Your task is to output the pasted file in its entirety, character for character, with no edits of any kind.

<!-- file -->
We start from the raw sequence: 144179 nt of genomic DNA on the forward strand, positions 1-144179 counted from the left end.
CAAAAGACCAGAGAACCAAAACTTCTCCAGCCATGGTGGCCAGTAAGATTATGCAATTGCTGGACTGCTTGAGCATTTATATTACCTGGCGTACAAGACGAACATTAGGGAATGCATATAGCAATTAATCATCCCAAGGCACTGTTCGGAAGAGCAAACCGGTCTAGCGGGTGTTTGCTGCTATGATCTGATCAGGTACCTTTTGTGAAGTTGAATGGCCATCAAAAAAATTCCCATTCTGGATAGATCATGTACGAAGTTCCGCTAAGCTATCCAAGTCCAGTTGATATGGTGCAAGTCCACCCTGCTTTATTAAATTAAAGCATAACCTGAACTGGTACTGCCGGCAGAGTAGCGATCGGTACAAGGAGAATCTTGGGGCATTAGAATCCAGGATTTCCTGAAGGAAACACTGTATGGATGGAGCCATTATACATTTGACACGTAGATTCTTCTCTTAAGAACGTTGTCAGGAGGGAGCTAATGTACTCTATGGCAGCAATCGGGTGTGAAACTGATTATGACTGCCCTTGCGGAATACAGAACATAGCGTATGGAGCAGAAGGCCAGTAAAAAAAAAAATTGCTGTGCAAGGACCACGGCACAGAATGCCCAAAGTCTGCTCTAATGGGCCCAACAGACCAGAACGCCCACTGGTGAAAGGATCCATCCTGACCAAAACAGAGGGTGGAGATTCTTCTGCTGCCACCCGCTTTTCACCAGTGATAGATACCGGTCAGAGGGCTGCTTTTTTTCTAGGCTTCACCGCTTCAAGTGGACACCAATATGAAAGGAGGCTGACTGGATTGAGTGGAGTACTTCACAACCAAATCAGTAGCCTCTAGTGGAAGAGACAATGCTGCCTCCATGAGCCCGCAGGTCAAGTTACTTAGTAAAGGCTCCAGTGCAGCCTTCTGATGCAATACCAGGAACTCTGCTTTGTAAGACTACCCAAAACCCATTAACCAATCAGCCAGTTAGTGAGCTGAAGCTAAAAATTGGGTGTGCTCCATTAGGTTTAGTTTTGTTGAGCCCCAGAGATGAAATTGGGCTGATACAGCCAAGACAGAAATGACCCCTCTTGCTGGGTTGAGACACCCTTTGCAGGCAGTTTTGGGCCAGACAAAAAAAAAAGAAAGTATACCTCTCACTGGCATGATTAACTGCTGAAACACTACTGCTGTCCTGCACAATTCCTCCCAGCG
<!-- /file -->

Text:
We start from the raw sequence: 144179 nt of genomic DNA on the forward strand, positions 1-144179 counted from the left end.
CAAAAGACCAGAGAACCAAAACTTCTCCAGCCATGGTGGCCAGTAAGATTATGCAATTGCTGGACTGCTTGAGCATTTATATTACCTGGCGTACAAGACGAACATTAGGGAATGCATATAGCAATTAATCATCCCAAGGCACTGTTCGGAAGAGCAAACCGGTCTAGCGGGTGTTTGCTGCTATGATCTGATCAGGTACCTTTTGTGAAGTTGAATGGCCATCAAAAAAATTCCCATTCTGGATAGATCATGTACGAAGTTCCGCTAAGCTATCCAAGTCCAGTTGATATGGTGCAAGTCCACCCTGCTTTATTAAATTAAAGCATAACCTGAACTGGTACTGCCGGCAGAGTAGCGATCGGTACAAGGAGAATCTTGGGGCATTAGAATCCAGGATTTCCTGAAGGAAACACTGTATGGATGGAGCCATTATACATTTGACACGTAGATTCTTCTCTTAAGAACGTTGTCAGGAGGGAGCTAATGTACTCTATGGCAGCAATCGGGTGTGAAACTGATTATGACTGCCCTTGCGGAATACAGAACATAGCGTATGGAGCAGAAGGCCAGTAAAAAAAAAAATTGCTGTGCAAGGACCACGGCACAGAATGCCCAAAGTCTGCTCTAATGGGCCCAACAGACCAGAACGCCCACTGGTGAAAGGATCCATCCTGACCAAAACAGAGGGTGGAGATTCTTCTGCTGCCACCCGCTTTTCACCAGTGATAGATACCGGTCAGAGGGCTGCTTTTTTTCTAGGCTTCACCGCTTCAAGTGGACACCAATATGAAAGGAGGCTGACTGGATTGAGTGGAGTACTTCACAACCAAATCAGTAGCCTCTAGTGGAAGAGACAATGCTGCCTCCATGAGCCCGCAGGTCAAGTTACTTAGTAAAGGCTCCAGTGCAGCCTTCTGATGCAATACCAGGAACTCTGCTTTGTAAGACTACCCAAAACCCATTAACCAATCAGCCAGTTAGTGAGCTGAAGCTAAAAATTGGGTGTGCTCCATTAGGTTTAGTTTTGTTGAGCCCCAGAGATGAAATTGGGCTGATACAGCCAAGACAGAAATGACCCCTCTTGCTGGGTTGAGACACCCTTTGCAGGCAGTTTTGGGCCAGACAAAAAAAAAAGAAAGTATACCTCTCACTGGCATGATTAACTGCTGAAACACTACTGCTGTCCTGCACAATTCCTCCCAGCG